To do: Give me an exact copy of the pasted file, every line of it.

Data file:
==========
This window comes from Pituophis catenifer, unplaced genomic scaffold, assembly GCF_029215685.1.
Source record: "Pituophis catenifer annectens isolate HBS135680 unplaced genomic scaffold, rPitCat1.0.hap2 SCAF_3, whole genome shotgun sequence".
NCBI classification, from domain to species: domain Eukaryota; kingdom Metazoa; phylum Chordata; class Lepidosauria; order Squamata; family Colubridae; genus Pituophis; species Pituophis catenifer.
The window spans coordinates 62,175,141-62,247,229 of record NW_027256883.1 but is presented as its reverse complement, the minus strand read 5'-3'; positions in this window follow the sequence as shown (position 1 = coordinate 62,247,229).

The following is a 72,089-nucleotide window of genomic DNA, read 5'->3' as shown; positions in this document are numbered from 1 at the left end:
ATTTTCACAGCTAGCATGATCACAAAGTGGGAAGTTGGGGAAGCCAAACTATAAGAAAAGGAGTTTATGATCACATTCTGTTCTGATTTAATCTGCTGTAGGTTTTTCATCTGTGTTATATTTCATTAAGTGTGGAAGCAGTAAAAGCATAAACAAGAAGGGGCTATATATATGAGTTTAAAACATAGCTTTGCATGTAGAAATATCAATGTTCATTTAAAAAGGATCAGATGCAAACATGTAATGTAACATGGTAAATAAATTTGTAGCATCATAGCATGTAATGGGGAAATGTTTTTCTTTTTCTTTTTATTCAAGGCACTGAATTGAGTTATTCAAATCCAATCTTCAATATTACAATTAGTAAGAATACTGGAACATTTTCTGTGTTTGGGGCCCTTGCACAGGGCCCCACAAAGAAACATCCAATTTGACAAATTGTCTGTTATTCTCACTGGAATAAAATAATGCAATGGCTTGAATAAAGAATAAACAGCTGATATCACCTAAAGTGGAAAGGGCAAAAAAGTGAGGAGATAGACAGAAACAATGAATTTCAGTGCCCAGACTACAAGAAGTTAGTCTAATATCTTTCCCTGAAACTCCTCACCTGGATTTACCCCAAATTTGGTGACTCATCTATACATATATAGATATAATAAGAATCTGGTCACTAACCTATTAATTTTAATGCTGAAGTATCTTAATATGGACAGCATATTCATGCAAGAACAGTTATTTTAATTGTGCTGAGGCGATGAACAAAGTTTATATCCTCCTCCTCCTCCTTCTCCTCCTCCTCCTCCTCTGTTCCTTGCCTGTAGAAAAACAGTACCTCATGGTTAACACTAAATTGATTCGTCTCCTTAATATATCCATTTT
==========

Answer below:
This window comes from Pituophis catenifer, unplaced genomic scaffold, assembly GCF_029215685.1.
Source record: "Pituophis catenifer annectens isolate HBS135680 unplaced genomic scaffold, rPitCat1.0.hap2 SCAF_3, whole genome shotgun sequence".
NCBI classification, from domain to species: domain Eukaryota; kingdom Metazoa; phylum Chordata; class Lepidosauria; order Squamata; family Colubridae; genus Pituophis; species Pituophis catenifer.
The window spans coordinates 62,175,141-62,247,229 of record NW_027256883.1 but is presented as its reverse complement, the minus strand read 5'-3'; positions in this window follow the sequence as shown (position 1 = coordinate 62,247,229).

The following is a 72,089-nucleotide window of genomic DNA, read 5'->3' as shown; positions in this document are numbered from 1 at the left end:
ATTTTCACAGCTAGCATGATCACAAAGTGGGAAGTTGGGGAAGCCAAACTATAAGAAAAGGAGTTTATGATCACATTCTGTTCTGATTTAATCTGCTGTAGGTTTTTCATCTGTGTTATATTTCATTAAGTGTGGAAGCAGTAAAAGCATAAACAAGAAGGGGCTATATATATGAGTTTAAAACATAGCTTTGCATGTAGAAATATCAATGTTCATTTAAAAAGGATCAGATGCAAACATGTAATGTAACATGGTAAATAAATTTGTAGCATCATAGCATGTAATGGGGAAATGTTTTTCTTTTTCTTTTTATTCAAGGCACTGAATTGAGTTATTCAAATCCAATCTTCAATATTACAATTAGTAAGAATACTGGAACATTTTCTGTGTTTGGGGCCCTTGCACAGGGCCCCACAAAGAAACATCCAATTTGACAAATTGTCTGTTATTCTCACTGGAATAAAATAATGCAATGGCTTGAATAAAGAATAAACAGCTGATATCACCTAAAGTGGAAAGGGCAAAAAAGTGAGGAGATAGACAGAAACAATGAATTTCAGTGCCCAGACTACAAGAAGTTAGTCTAATATCTTTCCCTGAAACTCCTCACCTGGATTTACCCCAAATTTGGTGACTCATCTATACATATATAGATATAATAAGAATCTGGTCACTAACCTATTAATTTTAATGCTGAAGTATCTTAATATGGACAGCATATTCATGCAAGAACAGTTATTTTAATTGTGCTGAGGCGATGAACAAAGTTTATATCCTCCTCCTCCTCCTTCTCCTCCTCCTCCTCCTCTGTTCCTTGCCTGTAGAAAAACAGTACCTCATGGTTAACACTAAATTGATTCGTCTCCTTAATATATCCATTTT